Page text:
Some 1500 Aussie riders are now better prepared to help at a crash site thanks to the First Aid for Motorcyclists (FAFM) course which has just completed a lap of Australia.
FAFM Motorcycle Accident Management founders Roger Fance and Tracy Hughes had been presenting their specially tailored course around the Sydney region for two years before deciding the initiative should be offered to other riders around the nation.
So they sold their Sydney home in July 2015 and put all their goods in storage, including their beloved Ducatis, and set off for a clockwise lap of the nation, starting from the Sunshine Coast.
Roger and Tracy have now covered around 40,000km, delivered 65 sessions and trained close to 1500 riders before arriving back on the Sunshine Coast this week.
It wasn’t all easy going, either.
“We hadn’t ever been in a caravan let alone towed a 25 foot, three-and-a-half-tonne one so that was certainly interesting,” says Roger.
“Two days after setting off, we had a big caravan sway event on a downhill section of the Oxley Highway. That got the heart racing, so we quickly got the setup adjusted to ensure it wouldn’t happen again.”
They say it’s now time for a bit of a breather.
They have bought a house in Port Macquarie near the riding paradise of the Oxley Highway and plan to continue offering FAFM on a “part-time basis”.
However, their version of part-time is 41 sessions across Queensland, NSW, the ACT and Victoria up until June next year!.
Later this year they will run several sessions for the NSW Roads and Maritime Services who are subsiding the course and recognise the training as invaluable for riders.
Roger and Tracy have also trained new instructors to offer regular courses in Victoria and South Australia with more in the pipeline for other states.
The FAFM course covers accident scene management, traumatic injury management and accident prevention management.
Topics include: emergency helmet and casualty moves; removing a bike from a pinned rider; providing CPR; and dealing with head, neck and spinal injuries, uncontrolled bleeds, shock, burns, crush injuries and fractures.
“Other riders are very often the first responders at a motorbike accident scene,” says Tracy. “Training to understand the importance of the ‘Golden Hour’ to reduce fatalities and the consequences of serious injury makes a critical difference.”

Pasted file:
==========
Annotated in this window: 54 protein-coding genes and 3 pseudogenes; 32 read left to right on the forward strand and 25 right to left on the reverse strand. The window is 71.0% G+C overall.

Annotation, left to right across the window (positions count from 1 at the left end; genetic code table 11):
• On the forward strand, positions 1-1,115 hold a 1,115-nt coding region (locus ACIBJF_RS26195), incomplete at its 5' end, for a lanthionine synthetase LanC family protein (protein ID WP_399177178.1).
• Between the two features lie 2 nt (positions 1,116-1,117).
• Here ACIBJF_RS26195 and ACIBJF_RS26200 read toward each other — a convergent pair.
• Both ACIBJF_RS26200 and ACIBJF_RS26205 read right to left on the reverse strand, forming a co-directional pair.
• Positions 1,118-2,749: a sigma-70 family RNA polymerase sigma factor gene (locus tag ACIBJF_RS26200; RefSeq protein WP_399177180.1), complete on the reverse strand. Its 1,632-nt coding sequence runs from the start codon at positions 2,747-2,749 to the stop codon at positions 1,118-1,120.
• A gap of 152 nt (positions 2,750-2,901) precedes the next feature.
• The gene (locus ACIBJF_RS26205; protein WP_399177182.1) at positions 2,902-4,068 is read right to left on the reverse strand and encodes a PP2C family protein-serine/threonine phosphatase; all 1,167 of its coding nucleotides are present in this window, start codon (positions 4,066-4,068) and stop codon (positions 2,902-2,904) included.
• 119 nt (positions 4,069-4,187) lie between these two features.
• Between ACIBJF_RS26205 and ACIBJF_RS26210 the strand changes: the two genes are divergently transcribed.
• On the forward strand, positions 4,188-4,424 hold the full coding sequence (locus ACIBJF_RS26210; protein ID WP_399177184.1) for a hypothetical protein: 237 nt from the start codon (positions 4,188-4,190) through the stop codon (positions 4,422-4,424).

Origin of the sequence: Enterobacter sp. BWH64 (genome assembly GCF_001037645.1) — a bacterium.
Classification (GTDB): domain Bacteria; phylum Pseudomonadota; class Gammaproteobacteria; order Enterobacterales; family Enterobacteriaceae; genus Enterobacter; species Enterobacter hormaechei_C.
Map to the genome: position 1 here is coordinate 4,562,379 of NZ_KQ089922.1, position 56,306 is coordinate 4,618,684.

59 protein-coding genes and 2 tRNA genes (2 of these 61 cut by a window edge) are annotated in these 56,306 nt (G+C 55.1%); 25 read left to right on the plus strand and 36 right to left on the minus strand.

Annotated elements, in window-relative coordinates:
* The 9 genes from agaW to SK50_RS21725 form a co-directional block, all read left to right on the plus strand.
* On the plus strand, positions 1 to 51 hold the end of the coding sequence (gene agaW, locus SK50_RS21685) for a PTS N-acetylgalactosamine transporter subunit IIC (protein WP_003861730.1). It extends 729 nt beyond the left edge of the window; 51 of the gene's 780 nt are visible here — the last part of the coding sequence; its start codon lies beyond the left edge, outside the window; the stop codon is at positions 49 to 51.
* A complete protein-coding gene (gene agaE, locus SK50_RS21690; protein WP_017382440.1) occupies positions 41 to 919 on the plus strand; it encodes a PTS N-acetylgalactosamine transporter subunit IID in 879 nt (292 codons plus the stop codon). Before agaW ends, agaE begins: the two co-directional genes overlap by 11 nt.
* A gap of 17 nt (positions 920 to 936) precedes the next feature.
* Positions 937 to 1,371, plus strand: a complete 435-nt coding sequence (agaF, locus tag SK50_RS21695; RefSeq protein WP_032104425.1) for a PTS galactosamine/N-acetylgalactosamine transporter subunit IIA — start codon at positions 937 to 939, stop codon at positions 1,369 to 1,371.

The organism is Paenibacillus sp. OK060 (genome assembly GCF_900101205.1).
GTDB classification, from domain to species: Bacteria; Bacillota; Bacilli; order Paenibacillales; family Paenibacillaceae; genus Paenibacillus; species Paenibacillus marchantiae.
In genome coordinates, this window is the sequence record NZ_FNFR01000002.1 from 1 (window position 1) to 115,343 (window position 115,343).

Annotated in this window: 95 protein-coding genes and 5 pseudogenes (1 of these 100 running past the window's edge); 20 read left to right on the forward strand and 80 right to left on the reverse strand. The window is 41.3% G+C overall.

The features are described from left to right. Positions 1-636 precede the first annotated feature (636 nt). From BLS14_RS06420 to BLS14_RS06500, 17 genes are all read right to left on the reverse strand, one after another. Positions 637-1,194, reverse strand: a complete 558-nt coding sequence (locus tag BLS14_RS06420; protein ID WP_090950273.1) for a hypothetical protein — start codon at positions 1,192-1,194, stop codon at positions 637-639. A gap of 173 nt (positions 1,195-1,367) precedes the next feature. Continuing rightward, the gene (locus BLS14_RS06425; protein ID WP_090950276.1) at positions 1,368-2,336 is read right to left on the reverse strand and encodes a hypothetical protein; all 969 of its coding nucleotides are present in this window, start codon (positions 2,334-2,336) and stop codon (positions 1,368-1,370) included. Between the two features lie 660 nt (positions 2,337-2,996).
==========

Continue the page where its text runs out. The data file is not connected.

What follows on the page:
The course even covers riding subjects such as managing fatigue, ride preparation and group riding guidelines.
They are also developing a one-day refresher course covering more advanced and remote area skills for riders.
FAFM is sponsored by Maurice Blackburn Lawyers who approached them to be involved in the Stop SMIDSY (Sorry Mate I Didn’t See You) road safety campaign to raise driver awareness of motorcyclists. They encouraged them to roll out the FAFM course nationally.
They are also supported by Motorbike Writer, Ulysses Club, Harley-Davidson Australia, HOG Chapters and the endorsement of every state and national Motorcycle Council/Rider Association across Australia.
“The course fee is set as low as possible to make it accessible to all riders and so sponsorship and support has been vital,” says Roger.
“It has also allowed FAFM to be well briefed on motorcycle-specific road safety issues and present the latest information to students. Examples include the recent lane filtering laws, helmet standardisation, action cameras, road design and maintenance initiatives, and accident compensation issues.”
During their national lap, the sign-written FAFM caravan attracted a lot of interest from the public.
“We are constantly asked about the program so it’s been a great opportunity to spread the word and help educate other road users,” says Tracy.
“We even ran into Ewan McGregor on a BMW Safari Tour at the Pinnacles in Western Australia”.
During their time on the road they also heard from former “students” about how they had been able to apply their newly acquired skills at an accident scene.
One rider was even asked to perform an emergency helmet removal while the paramedics assisted. He said his FAFM training gave him the confidence to take charge and think clearly at the scene.
Many riders send emails and post comments on their FAFM Facebook page after attending a scene to describe how their newfound skills made a difference.
Although Roger and Tracy enjoyed their trip discovering the raw beauty of outback Australia, Roger says it has been an emotional challenge.
“Missing our bikes, friends and family has made it a bit tough at times and being in a caravan together 24/7 has tested our relationship but made us stronger as a couple,” says Roger.
“Getting out for a ride really helps defrag and shake out the wrinkles, so being so far away from our bikes and riding friends and having them stored with our mate Rod has probably been one of the tougher aspects of the adventure. Rod takes them out every now and then to turn over the engines and sends pics to rub it in.”
Now that they have “semi-retired, they plan to do plenty of riding on the Oxley Highway.
Their new house also has a huge shed which Roger will use to start some bike restoration projects in between spreading the word on first aid for motorcyclists.